This week we’re traveling with Steve Case on the Rise of the Rest road trip to celebrate entrepreneurship, in all its forms, across America. Every day we’ll post dispatches from the cities we’ve seen. Read our earlier updates from Madison, Minneapolis, and Des Moines.
We continued our tour across the Midwest today in Kansas City, a city with a rich history of entrepreneurship and a growing startup community taking off on the back of its incredibly fast, low-cost Internet access, courtesy of Google Fiber.
Notable in Kansas City is its engaged civic servants—we were joined this morning by Sen. Jerry Moran, Mayor Sly James (from KC, Missouri), and Mayor Mark Holland (from KC, Kansas)—and its community institutions, namely, the Kauffman Foundation. The Kauffman Foundation’s role in supporting entrepreneurship is acutely felt both here in Kansas City and throughout the nation, and its roots in the local community provide the basis for a city that has launched an initiative to be “America’s Most Entrepreneurial City.”
The Kansas City Startup Village anchors the city’s startup community. The Startup Village—a collection of homes hooked up to Google Fiber—provides office space for startups seeking to disrupt search (more on them below), using eye biometrics for security verification, and creating platforms to increase user engagement. Perhaps most importantly, the Startup Village might be the country’s first “Fiberhood”—a startup community that grew out of fast Internet access, proving that reliable and affordable Internet really does drive economic growth.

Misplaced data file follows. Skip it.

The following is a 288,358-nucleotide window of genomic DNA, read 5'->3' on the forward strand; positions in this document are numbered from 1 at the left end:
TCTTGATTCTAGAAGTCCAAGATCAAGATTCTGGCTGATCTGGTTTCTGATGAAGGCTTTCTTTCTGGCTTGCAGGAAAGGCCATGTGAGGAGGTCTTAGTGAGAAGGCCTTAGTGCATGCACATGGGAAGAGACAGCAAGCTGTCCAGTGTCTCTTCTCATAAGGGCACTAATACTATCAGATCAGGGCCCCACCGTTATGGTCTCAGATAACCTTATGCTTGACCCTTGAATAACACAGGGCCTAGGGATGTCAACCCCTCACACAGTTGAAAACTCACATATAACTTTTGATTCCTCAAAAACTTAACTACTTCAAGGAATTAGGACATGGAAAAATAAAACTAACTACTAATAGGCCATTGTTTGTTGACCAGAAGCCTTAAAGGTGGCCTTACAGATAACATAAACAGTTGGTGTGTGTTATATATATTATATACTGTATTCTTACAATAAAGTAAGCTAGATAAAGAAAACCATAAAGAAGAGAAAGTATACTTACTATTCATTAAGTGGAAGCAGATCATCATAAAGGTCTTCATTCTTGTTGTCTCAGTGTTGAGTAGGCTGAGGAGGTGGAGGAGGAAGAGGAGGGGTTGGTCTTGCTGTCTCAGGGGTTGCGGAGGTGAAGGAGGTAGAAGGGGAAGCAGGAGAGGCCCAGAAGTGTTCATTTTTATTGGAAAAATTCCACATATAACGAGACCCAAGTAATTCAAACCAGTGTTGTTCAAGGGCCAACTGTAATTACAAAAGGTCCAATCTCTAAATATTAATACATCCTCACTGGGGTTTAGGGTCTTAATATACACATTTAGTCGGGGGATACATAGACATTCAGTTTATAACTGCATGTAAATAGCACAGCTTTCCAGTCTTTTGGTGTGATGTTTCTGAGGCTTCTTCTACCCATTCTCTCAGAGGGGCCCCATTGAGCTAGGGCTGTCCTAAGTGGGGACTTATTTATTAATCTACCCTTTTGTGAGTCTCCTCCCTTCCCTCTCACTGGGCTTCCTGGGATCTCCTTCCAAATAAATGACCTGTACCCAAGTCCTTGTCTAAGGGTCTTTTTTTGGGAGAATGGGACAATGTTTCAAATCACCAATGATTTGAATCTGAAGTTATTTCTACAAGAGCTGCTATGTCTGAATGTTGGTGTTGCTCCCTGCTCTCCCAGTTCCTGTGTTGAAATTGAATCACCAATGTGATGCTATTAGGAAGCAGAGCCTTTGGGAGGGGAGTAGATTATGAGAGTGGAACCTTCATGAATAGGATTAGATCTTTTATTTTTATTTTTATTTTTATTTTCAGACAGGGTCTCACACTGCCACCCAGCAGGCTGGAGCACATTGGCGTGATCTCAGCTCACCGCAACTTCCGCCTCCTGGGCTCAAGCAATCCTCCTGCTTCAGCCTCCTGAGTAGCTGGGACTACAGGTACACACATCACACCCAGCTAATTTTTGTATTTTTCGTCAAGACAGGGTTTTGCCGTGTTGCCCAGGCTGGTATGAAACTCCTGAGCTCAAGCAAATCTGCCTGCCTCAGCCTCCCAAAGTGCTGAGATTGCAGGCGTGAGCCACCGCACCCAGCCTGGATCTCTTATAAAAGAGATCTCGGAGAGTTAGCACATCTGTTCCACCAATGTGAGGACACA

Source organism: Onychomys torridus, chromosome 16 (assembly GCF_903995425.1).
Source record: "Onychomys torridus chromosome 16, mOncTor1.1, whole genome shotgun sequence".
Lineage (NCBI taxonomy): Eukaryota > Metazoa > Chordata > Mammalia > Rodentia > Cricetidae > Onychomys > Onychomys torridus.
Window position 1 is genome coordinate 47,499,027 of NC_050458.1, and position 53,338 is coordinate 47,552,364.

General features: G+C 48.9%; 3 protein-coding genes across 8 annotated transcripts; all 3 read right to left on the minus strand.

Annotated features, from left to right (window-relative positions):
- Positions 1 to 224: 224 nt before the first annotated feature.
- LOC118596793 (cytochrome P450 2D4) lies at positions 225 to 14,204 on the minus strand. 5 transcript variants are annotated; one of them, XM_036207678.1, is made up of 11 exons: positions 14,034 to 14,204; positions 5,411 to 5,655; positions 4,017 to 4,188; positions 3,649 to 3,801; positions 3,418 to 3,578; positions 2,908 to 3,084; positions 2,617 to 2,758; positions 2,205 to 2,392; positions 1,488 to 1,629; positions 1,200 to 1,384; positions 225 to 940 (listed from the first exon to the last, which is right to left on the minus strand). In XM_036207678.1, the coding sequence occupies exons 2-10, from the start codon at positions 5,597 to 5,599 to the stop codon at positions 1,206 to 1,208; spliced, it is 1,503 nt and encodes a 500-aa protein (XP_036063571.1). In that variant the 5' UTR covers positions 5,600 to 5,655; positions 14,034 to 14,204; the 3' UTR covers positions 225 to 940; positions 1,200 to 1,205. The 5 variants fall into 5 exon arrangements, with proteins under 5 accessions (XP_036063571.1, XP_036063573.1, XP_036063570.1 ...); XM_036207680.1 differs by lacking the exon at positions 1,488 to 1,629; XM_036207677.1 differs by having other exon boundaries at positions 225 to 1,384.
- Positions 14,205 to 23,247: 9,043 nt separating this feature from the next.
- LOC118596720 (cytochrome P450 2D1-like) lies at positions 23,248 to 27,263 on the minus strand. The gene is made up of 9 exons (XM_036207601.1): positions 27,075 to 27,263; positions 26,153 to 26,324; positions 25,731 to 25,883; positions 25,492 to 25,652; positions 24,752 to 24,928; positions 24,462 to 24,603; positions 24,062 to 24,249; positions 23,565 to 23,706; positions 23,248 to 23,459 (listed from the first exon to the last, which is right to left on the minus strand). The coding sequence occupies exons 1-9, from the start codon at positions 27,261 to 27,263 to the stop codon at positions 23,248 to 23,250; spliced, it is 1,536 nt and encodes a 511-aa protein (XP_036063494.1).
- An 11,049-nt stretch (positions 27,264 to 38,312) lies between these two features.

Like other communities we’ve visited in the Midwest, we met startups in Kansas City committed to making a difference. One was MindMixer, a company creating tools for citizens to engage with their local governments. But also like the other Midwestern communities, Kansas City has to contend with a culture traditionally averse to risk, a lesson we heard from local investors. The good news is that with the support of the Kauffman Foundation and the excitement local startups have generated, the community here is clearly on the road to continued growth.
That promised growth was on display during the day’s pitch competition, where we saw companies looking to disrupt post-college job placement, making government payments, and expanding personal wearables into the world of basketball. And today’s winner—Leap.it, a Startup Village resident—takes search and turns it on its head by adding visual and social collaboration. As Steve Case put it, the company is trying to disrupt Google by relying on Google Fiber.
The importance of that fiber here cannot be understated. The availability of fast and cheap Internet access has clearly helped make Kansas City an American startup destination. An engaged investor community, led by Kauffman Foundation (and amazing community cheerleader and Rise of the Rest bus tour guide Lesa Mitchell), also helps. Together, they’re putting Kansas City on the entrepreneurial map.